• Abstract: Publication date: Available online 9 December 2017
      Source:Computer Law & Security Review
      Author(s): Bart van der Sloot
      As it is currently regulated, the right to privacy is predominantly conceived as a subjective right protecting the individual interests of natural persons. In order to determine whether this right has been affected in a specific situation, the so-called ‘non-interference’ principle is applied. Using this concept, it follows that the right to privacy is undermined if an ‘infringement’ with that right by a third party can be demonstrated. Although the ‘infringement’-criterion works well when applied to more traditional privacy violations, such as a third party entering the home of an individual or eavesdropping on a private conversation, with respect to modern data-driven technologies, it is often very difficult to demonstrate an actual and concrete ‘infringement’ on a person's right or freedom. Therefore, an increasing number of privacy scholars advocate the use of another principle, namely the republican idea of ‘non-domination’. At the core of this principle is not the question of whether there has been an ‘interference’ with a right; rather, it looks at existing power relations and the potential for the abuse of power. Interestingly, in recent times, the European Court of Human Rights seems to accept the republican approach to privacy when it deals with complex data-driven cases.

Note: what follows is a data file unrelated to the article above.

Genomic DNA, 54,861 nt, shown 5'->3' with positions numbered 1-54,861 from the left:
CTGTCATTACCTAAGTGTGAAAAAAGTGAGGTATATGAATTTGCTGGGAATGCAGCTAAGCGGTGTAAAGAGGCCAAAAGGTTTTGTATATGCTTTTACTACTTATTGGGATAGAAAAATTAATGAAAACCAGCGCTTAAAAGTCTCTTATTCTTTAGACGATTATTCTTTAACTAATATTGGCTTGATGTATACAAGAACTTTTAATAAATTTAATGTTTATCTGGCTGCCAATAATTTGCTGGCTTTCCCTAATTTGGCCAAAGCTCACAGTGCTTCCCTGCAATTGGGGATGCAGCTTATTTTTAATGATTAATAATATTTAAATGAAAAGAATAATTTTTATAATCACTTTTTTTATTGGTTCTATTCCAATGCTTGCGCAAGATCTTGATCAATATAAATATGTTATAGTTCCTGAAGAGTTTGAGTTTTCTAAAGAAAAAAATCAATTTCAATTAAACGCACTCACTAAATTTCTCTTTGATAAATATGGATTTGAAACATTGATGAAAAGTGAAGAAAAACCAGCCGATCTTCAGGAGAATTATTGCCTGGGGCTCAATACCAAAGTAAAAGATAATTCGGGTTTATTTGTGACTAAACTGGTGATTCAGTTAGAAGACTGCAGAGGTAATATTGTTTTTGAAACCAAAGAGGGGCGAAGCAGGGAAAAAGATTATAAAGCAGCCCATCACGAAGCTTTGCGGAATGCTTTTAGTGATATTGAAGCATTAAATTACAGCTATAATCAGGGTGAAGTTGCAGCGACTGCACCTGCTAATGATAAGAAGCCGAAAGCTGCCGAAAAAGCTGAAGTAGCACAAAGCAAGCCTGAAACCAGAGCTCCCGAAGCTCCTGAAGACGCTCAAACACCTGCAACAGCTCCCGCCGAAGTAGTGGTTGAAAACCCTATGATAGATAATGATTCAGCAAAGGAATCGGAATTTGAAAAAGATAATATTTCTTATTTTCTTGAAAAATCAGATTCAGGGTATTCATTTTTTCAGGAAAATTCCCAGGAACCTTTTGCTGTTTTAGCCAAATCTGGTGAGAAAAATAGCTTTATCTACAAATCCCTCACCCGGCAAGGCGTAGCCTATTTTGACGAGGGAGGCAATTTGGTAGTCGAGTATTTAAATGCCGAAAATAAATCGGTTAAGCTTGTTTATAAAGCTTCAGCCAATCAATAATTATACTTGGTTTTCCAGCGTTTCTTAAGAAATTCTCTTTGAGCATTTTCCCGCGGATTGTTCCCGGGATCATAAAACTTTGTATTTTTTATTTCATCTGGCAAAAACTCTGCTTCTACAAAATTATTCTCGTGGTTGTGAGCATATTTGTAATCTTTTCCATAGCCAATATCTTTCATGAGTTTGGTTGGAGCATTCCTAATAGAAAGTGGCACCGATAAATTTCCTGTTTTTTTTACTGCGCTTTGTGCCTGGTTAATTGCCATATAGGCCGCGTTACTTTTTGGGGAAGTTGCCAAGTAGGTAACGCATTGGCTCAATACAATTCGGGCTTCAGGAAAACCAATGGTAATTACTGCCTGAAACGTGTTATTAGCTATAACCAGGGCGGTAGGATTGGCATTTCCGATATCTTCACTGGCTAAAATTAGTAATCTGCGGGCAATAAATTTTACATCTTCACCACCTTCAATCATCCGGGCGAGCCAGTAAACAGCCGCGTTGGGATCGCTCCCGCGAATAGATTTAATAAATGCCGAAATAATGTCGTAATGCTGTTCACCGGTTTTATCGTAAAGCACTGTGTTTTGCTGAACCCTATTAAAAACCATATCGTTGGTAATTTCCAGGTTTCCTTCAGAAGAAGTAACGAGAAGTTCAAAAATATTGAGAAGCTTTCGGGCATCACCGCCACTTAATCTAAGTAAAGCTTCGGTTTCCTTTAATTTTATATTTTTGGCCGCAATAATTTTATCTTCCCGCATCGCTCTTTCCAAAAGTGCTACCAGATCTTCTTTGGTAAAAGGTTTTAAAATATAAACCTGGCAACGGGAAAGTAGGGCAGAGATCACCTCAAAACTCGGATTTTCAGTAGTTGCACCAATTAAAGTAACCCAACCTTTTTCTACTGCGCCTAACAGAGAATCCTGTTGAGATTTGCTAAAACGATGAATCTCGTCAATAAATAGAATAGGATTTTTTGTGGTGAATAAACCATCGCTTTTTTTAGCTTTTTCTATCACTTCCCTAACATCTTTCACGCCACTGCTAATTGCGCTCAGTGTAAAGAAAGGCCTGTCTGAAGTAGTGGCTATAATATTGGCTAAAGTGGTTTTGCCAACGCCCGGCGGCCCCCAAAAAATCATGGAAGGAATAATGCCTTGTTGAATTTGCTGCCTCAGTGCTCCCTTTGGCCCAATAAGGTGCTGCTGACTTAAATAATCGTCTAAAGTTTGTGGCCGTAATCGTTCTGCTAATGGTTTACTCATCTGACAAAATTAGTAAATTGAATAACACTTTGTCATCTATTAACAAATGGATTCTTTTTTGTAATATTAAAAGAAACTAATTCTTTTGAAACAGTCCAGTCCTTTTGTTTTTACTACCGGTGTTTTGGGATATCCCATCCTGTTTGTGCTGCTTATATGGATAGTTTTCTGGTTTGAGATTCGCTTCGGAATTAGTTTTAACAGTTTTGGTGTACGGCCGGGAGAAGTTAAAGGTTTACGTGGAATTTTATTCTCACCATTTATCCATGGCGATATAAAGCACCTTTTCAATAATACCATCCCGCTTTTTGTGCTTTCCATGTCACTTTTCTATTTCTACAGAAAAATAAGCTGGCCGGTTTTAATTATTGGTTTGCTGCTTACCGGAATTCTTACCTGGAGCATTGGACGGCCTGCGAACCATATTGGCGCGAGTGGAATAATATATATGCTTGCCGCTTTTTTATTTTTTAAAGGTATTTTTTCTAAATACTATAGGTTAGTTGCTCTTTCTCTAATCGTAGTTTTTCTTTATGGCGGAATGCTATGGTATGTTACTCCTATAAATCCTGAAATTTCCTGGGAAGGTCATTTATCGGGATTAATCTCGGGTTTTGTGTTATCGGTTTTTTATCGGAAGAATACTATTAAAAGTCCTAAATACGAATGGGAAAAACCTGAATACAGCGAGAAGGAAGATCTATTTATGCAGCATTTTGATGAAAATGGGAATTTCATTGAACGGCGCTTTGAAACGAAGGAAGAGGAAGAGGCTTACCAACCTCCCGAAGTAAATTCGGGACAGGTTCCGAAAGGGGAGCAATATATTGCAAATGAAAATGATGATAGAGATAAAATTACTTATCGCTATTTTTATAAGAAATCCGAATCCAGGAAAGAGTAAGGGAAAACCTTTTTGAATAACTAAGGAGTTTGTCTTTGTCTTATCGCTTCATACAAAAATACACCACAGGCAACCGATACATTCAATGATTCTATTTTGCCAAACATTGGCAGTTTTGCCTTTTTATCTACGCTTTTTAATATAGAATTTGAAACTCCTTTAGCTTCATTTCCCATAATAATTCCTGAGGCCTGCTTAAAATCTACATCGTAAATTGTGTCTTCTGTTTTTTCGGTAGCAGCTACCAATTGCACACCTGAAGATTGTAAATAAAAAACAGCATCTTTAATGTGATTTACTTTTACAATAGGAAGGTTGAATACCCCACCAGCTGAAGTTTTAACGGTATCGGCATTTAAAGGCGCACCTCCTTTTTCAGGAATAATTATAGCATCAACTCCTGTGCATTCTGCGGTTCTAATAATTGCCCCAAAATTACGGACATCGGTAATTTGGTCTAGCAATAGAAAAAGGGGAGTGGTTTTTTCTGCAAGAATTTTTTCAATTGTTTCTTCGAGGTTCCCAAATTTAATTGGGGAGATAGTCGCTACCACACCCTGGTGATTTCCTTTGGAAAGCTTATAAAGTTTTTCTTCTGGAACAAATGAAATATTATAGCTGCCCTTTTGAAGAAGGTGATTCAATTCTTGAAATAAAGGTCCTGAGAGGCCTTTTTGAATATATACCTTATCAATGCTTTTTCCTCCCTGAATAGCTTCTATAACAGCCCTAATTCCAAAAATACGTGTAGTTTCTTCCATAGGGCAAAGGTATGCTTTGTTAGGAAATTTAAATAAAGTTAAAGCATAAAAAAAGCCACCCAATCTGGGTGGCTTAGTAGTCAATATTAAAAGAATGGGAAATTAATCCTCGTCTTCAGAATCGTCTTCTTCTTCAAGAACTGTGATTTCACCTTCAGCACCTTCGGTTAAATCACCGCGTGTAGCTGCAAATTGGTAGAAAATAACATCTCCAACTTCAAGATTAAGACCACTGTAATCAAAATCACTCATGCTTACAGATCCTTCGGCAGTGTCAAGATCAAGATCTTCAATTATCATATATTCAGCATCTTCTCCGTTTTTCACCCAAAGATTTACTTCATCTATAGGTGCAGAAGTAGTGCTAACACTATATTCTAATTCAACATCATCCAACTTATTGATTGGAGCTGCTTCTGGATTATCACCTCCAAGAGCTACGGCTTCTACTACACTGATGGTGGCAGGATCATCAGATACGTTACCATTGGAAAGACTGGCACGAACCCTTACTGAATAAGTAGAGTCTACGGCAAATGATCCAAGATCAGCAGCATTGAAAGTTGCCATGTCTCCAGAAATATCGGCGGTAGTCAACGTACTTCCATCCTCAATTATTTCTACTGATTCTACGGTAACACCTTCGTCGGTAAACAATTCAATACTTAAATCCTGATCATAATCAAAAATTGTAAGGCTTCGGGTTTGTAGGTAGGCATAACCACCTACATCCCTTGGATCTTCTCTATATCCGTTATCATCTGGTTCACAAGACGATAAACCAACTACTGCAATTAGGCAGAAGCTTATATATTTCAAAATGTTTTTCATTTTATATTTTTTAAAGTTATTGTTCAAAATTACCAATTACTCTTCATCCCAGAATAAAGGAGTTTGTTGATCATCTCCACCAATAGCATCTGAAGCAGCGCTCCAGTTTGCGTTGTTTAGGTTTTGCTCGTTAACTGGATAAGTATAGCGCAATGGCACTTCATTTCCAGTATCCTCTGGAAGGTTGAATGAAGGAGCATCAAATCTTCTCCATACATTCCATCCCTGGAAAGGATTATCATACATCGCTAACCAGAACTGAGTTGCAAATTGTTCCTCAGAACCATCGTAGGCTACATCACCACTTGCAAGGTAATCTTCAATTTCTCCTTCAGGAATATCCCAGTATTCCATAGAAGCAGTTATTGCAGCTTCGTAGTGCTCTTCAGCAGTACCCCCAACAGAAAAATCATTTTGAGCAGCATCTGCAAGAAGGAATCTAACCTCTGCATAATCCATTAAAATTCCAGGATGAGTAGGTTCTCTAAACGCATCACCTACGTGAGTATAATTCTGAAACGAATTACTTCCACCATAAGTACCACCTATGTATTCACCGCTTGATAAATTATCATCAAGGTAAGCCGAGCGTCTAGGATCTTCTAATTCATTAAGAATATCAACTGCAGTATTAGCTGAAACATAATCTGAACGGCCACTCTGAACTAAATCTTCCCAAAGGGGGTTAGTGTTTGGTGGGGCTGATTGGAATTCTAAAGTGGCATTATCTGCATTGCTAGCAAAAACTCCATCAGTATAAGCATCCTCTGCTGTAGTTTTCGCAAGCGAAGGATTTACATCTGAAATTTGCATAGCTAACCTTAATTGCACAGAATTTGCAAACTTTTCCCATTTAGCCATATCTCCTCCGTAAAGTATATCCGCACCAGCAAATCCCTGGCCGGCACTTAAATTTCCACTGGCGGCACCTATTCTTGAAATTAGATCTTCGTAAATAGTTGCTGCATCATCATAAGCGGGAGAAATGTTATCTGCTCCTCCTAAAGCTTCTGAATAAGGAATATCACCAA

PubDate: 2017-12-12T15:28:03Z
       
  • The European Court of Justice in Bolagsupplysningen: The Brussels I Recast
           Regulation's jurisdictional rules for online infringement of personality
           rights further clarified
    • Abstract: Publication date: Available online 8 December 2017
      Source:Computer Law & Security Review
      Author(s): Cedric Vanleenhove